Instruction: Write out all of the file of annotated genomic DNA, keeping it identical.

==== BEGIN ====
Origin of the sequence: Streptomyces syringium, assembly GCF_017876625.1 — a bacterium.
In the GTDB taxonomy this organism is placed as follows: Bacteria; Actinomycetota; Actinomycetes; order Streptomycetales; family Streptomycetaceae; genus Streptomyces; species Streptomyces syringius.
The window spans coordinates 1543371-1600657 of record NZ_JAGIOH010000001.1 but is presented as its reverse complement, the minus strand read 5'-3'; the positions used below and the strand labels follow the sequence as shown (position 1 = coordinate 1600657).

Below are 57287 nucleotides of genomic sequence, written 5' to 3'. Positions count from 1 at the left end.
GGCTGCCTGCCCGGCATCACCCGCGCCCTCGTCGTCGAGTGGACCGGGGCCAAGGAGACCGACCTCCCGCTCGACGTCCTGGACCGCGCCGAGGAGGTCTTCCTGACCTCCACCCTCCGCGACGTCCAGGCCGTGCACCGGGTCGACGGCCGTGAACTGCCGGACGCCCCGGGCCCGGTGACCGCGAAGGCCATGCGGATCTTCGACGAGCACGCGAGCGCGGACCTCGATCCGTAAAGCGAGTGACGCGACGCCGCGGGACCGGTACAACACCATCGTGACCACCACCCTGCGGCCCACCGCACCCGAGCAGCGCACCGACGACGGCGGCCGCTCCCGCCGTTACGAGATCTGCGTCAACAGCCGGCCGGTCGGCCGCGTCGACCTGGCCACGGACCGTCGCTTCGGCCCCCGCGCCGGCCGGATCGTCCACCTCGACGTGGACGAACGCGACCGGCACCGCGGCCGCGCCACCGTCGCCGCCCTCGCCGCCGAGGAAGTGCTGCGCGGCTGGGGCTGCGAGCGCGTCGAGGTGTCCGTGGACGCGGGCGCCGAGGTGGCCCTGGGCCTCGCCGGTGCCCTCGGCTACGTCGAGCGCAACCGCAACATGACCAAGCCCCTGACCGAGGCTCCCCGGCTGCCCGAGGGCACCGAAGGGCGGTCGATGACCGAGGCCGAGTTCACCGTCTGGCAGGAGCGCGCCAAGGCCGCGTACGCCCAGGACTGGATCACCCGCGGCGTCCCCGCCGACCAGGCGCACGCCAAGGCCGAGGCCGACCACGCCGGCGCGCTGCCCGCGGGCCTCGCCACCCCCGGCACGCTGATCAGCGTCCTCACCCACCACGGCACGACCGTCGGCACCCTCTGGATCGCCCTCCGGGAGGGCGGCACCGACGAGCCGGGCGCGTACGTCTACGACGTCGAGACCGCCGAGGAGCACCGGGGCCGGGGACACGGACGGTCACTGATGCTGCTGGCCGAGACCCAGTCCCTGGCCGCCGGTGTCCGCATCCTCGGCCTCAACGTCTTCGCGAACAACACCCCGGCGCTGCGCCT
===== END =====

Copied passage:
Origin of the sequence: Streptomyces syringium, assembly GCF_017876625.1 — a bacterium.
In the GTDB taxonomy this organism is placed as follows: Bacteria; Actinomycetota; Actinomycetes; order Streptomycetales; family Streptomycetaceae; genus Streptomyces; species Streptomyces syringius.
The window spans coordinates 1543371-1600657 of record NZ_JAGIOH010000001.1 but is presented as its reverse complement, the minus strand read 5'-3'; the positions used below and the strand labels follow the sequence as shown (position 1 = coordinate 1600657).

Below are 57287 nucleotides of genomic sequence, written 5' to 3'. Positions count from 1 at the left end.
GGCTGCCTGCCCGGCATCACCCGCGCCCTCGTCGTCGAGTGGACCGGGGCCAAGGAGACCGACCTCCCGCTCGACGTCCTGGACCGCGCCGAGGAGGTCTTCCTGACCTCCACCCTCCGCGACGTCCAGGCCGTGCACCGGGTCGACGGCCGTGAACTGCCGGACGCCCCGGGCCCGGTGACCGCGAAGGCCATGCGGATCTTCGACGAGCACGCGAGCGCGGACCTCGATCCGTAAAGCGAGTGACGCGACGCCGCGGGACCGGTACAACACCATCGTGACCACCACCCTGCGGCCCACCGCACCCGAGCAGCGCACCGACGACGGCGGCCGCTCCCGCCGTTACGAGATCTGCGTCAACAGCCGGCCGGTCGGCCGCGTCGACCTGGCCACGGACCGTCGCTTCGGCCCCCGCGCCGGCCGGATCGTCCACCTCGACGTGGACGAACGCGACCGGCACCGCGGCCGCGCCACCGTCGCCGCCCTCGCCGCCGAGGAAGTGCTGCGCGGCTGGGGCTGCGAGCGCGTCGAGGTGTCCGTGGACGCGGGCGCCGAGGTGGCCCTGGGCCTCGCCGGTGCCCTCGGCTACGTCGAGCGCAACCGCAACATGACCAAGCCCCTGACCGAGGCTCCCCGGCTGCCCGAGGGCACCGAAGGGCGGTCGATGACCGAGGCCGAGTTCACCGTCTGGCAGGAGCGCGCCAAGGCCGCGTACGCCCAGGACTGGATCACCCGCGGCGTCCCCGCCGACCAGGCGCACGCCAAGGCCGAGGCCGACCACGCCGGCGCGCTGCCCGCGGGCCTCGCCACCCCCGGCACGCTGATCAGCGTCCTCACCCACCACGGCACGACCGTCGGCACCCTCTGGATCGCCCTCCGGGAGGGCGGCACCGACGAGCCGGGCGCGTACGTCTACGACGTCGAGACCGCCGAGGAGCACCGGGGCCGGGGACACGGACGGTCACTGATGCTGCTGGCCGAGACCCAGTCCCTGGCCGCCGGTGTCCGCATCCTCGGCCTCAACGTCTTCGCGAACAACACCCCGGCGCTGCGCCT